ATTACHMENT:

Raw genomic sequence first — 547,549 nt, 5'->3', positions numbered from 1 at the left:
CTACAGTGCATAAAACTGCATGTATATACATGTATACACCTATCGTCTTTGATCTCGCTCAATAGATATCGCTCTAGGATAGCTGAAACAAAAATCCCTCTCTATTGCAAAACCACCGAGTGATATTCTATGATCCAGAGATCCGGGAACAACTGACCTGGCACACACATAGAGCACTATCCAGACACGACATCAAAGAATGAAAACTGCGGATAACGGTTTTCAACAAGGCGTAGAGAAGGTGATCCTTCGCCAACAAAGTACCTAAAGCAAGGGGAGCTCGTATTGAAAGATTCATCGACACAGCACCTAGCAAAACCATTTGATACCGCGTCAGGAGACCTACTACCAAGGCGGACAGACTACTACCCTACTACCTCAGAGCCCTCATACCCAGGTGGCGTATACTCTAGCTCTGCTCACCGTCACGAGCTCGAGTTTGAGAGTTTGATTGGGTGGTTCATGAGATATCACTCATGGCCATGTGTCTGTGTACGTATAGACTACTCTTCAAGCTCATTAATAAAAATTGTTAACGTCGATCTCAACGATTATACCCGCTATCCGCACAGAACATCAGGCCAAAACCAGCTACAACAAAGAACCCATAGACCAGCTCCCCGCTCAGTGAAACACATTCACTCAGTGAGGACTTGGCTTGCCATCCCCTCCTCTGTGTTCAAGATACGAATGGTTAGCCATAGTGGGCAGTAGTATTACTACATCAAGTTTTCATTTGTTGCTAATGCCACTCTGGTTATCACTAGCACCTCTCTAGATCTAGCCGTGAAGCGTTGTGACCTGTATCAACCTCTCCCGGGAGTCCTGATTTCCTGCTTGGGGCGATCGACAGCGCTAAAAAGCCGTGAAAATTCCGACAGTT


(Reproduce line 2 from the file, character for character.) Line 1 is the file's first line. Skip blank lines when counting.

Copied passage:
CTACAGTGCATAAAACTGCATGTATATACATGTATACACCTATCGTCTTTGATCTCGCTCAATAGATATCGCTCTAGGATAGCTGAAACAAAAATCCCTCTCTATTGCAAAACCACCGAGTGATATTCTATGATCCAGAGATCCGGGAACAACTGACCTGGCACACACATAGAGCACTATCCAGACACGACATCAAAGAATGAAAACTGCGGATAACGGTTTTCAACAAGGCGTAGAGAAGGTGATCCTTCGCCAACAAAGTACCTAAAGCAAGGGGAGCTCGTATTGAAAGATTCATCGACACAGCACCTAGCAAAACCATTTGATACCGCGTCAGGAGACCTACTACCAAGGCGGACAGACTACTACCCTACTACCTCAGAGCCCTCATACCCAGGTGGCGTATACTCTAGCTCTGCTCACCGTCACGAGCTCGAGTTTGAGAGTTTGATTGGGTGGTTCATGAGATATCACTCATGGCCATGTGTCTGTGTACGTATAGACTACTCTTCAAGCTCATTAATAAAAATTGTTAACGTCGATCTCAACGATTATACCCGCTATCCGCACAGAACATCAGGCCAAAACCAGCTACAACAAAGAACCCATAGACCAGCTCCCCGCTCAGTGAAACACATTCACTCAGTGAGGACTTGGCTTGCCATCCCCTCCTCTGTGTTCAAGATACGAATGGTTAGCCATAGTGGGCAGTAGTATTACTACATCAAGTTTTCATTTGTTGCTAATGCCACTCTGGTTATCACTAGCACCTCTCTAGATCTAGCCGTGAAGCGTTGTGACCTGTATCAACCTCTCCCGGGAGTCCTGATTTCCTGCTTGGGGCGATCGACAGCGCTAAAAAGCCGTGAAAATTCCGACAGTT